If the fourth land price fever cannot be stopped, this will lead to high inflation. The reason behind the demand increase is speculation, and it still has not been settled. 

Vietnam needs to learn from experiences from industrialized countries and discover effective measures to prevent land price fevers, which are believed to be the beginning of economic crises.  

Land fever can also occur in countries with tight management like the US and Japan. A minor mistake is enough to lead to serious consequences which may take decades to solve. 

Land speculation also causes a social impact. The gap between the rich and the poor increases, and the poor don’t have opportunities to buy homes. 

The radical solution for Vietnam is eliminating speculation and encouraging investment in production and business. And in order to do that, it’s necessary to apple reasonable real estate taxes.

Prof Dang Hung Vo

MORE NEWS

Credit package for social housing not as productive as hoped

Few have benefited from the VND15 trillion credit package for social housing as there is a limited supply of low-cost homes.

VIETNAM BUSINESS NEWS AUGUST 17

More effective tax collection of e-commerce necessary

VIETNAM NEWS HEADLINES AUGUST 17

Cultural industry to contribute 10% of Hanoi’s GRDP by 2045

Authority warns of scam South Korea labour export programmes

The Department of Overseas Labour under the Ministry of Labour, Invalids and Social Affairs have warned about scams targeting people who want to work in technical occupations in South Korea.

Textile firms call for favourable policies amid pessimistic prospects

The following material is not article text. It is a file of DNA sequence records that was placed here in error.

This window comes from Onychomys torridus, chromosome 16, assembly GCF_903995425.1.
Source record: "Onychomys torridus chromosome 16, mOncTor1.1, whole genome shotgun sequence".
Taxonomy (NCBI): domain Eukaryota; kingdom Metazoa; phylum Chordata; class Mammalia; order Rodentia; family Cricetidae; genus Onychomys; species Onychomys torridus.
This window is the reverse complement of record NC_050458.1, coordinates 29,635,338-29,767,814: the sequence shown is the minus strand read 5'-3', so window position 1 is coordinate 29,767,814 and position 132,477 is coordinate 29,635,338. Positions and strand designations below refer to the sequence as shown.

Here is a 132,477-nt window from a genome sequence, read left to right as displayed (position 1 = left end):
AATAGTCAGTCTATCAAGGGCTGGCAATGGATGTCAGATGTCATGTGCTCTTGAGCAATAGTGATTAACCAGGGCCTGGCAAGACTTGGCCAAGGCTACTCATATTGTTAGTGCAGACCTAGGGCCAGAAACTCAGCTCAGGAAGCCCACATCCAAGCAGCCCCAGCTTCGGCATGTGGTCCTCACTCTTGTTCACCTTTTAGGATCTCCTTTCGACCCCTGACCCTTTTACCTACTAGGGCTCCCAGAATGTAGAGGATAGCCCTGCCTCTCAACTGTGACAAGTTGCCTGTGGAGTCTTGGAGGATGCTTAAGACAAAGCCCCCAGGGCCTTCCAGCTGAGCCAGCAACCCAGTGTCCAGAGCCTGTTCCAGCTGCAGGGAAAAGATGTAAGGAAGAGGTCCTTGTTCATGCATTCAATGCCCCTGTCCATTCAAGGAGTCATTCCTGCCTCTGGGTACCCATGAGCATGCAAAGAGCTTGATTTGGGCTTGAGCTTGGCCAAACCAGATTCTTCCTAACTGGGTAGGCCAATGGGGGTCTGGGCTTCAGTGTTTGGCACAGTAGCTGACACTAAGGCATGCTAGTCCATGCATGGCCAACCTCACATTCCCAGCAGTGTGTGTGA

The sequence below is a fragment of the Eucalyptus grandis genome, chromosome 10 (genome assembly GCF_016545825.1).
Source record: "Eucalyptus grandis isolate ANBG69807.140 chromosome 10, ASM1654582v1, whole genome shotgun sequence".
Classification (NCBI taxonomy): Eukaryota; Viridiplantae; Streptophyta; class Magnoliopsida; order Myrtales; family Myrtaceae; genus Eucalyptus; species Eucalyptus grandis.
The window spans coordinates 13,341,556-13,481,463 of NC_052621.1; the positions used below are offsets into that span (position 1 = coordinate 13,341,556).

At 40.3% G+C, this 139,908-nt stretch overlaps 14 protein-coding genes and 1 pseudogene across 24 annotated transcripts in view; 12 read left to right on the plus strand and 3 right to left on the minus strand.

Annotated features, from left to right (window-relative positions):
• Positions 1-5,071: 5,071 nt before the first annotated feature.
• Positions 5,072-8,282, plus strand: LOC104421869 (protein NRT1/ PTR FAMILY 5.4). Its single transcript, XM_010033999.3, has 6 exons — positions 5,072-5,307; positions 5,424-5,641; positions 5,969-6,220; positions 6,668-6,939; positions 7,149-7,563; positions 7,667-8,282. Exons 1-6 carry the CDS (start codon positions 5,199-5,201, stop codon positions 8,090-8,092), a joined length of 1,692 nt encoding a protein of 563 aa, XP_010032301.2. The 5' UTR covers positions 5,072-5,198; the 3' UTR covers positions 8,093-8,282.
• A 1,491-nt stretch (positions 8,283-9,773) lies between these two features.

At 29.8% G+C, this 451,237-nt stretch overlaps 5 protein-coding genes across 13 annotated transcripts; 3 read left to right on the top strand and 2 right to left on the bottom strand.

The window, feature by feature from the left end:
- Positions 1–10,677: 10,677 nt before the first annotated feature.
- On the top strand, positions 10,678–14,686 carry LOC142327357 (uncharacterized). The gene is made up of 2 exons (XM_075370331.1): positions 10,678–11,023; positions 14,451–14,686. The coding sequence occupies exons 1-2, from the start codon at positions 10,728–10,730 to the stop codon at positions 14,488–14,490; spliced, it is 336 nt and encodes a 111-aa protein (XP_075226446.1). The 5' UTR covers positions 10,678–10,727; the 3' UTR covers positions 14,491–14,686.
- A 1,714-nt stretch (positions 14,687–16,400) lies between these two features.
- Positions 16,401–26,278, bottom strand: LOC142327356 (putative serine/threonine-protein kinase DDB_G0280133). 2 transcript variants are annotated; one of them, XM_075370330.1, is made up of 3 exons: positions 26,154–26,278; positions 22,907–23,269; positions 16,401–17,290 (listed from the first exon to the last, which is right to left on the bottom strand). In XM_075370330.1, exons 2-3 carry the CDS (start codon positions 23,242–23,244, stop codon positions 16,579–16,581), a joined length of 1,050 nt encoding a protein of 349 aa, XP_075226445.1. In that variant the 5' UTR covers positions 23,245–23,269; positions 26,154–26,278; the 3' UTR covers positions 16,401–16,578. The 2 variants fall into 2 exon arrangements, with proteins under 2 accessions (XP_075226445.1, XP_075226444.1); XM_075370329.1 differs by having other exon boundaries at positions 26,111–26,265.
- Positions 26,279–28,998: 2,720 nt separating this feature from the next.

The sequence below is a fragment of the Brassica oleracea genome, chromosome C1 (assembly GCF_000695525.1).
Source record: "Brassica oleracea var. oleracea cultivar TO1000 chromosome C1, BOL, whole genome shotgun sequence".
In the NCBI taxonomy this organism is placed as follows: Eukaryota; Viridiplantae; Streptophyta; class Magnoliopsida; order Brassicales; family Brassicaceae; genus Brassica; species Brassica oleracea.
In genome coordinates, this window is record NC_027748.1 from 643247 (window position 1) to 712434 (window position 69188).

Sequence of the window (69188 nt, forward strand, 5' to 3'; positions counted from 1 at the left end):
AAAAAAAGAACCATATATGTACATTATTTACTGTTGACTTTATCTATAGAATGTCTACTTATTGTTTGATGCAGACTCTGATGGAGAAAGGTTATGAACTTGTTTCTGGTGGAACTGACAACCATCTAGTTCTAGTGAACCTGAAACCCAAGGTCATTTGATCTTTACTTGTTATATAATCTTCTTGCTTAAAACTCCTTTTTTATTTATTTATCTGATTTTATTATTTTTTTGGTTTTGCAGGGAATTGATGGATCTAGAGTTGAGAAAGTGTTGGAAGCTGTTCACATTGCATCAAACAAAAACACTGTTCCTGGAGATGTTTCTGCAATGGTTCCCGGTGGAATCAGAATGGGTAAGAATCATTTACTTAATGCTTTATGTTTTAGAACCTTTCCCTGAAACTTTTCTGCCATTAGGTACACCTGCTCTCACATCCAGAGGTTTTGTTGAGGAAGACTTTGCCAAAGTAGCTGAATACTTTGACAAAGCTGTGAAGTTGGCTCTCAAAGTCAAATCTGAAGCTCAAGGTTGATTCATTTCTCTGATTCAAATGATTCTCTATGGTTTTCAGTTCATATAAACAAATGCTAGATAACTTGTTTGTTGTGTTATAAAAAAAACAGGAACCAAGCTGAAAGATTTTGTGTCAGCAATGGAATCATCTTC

With a pessimistic outlook for the second half of 2022, textile firms are calling for favourable governmental policies to turn their situation around.

Enterprises ignoring waste management to face penalty

Enterprises that are required to manage their waste and have yet to fulfill their payment obligations will be inspected, with a possible fine of up to VND2 billion for violations.

Favorable conditions pledged for Qatar’s funds, enterprises

Competent Vietnamese agencies are willing to create favorable conditions for Qatar’s investment funds and enterprises to seek investment opportunities in the country.

Woman posing for Tiktok video at Phu Quoc airport banned from flying for six months

The head of the Civil Aviation Authority of Vietnam Dinh Viet Thang has decided to issue a flight ban on a woman posing for a TikTok video at the Phu Quoc Airport tarmac for six months.

“1,000 public employees quitting jobs each month is inaccurate data”: HCM City

The Ho Chi Minh City Department of Home Affairs says the information that 6,177 public employees quit their jobs in the first half of 2022 is incorrect. These are actually statistics from January 1, 2020 to June 30, 2022.

Gov't sets up six working groups to inspect disbursement of public investment capital

Prime Minister Pham Minh Chinh has tasked six working groups to inspect disbursement of public investment capital in 41 ministries, state agencies and 18 localities where disbursement is below the national average rate of 34.47 percent as of July 31.

Vietnam to mobilise $360 billion for sustainable development targets

Vietnam needs to mobilise $360 billion for implementing its green and sustainable development targets by 2030.

Vietnam to make Apple Watch, MacBook for first time

Apple is in talks to make Apple Watches and MacBooks in Vietnam for the first time as the US tech giant looks to diversify production away from China, Nikkei Asia reported.

Japanese firm buys 35.1% stake at Vietnam’s power company

JERA Inc., a power generation company of Japan, has signed a deal to buy a 35.1% stake at Vietnam’s Gia Lai Electricity JSC (GEC) to tap the Southeast Asian nation's growing demand for electricity and further its own decarbonisation efforts.

Goalkeeper Dang Van Lam officially signs contract with Binh Dinh

Goalkeeper Dang Van Lam has signed a three-year contract with Binh Dinh FC and is expected to play his first match for his new team in the V.League 1 this weekend.

Vietnam faces shortage of Protamine sulfate

The Drug Administration of Vietnam (DAV) has sent a letter to provincial and municipal departments of health, hospitals and drug importers, asking them to supply information on stocks of Protamine sulfate.
back_to_top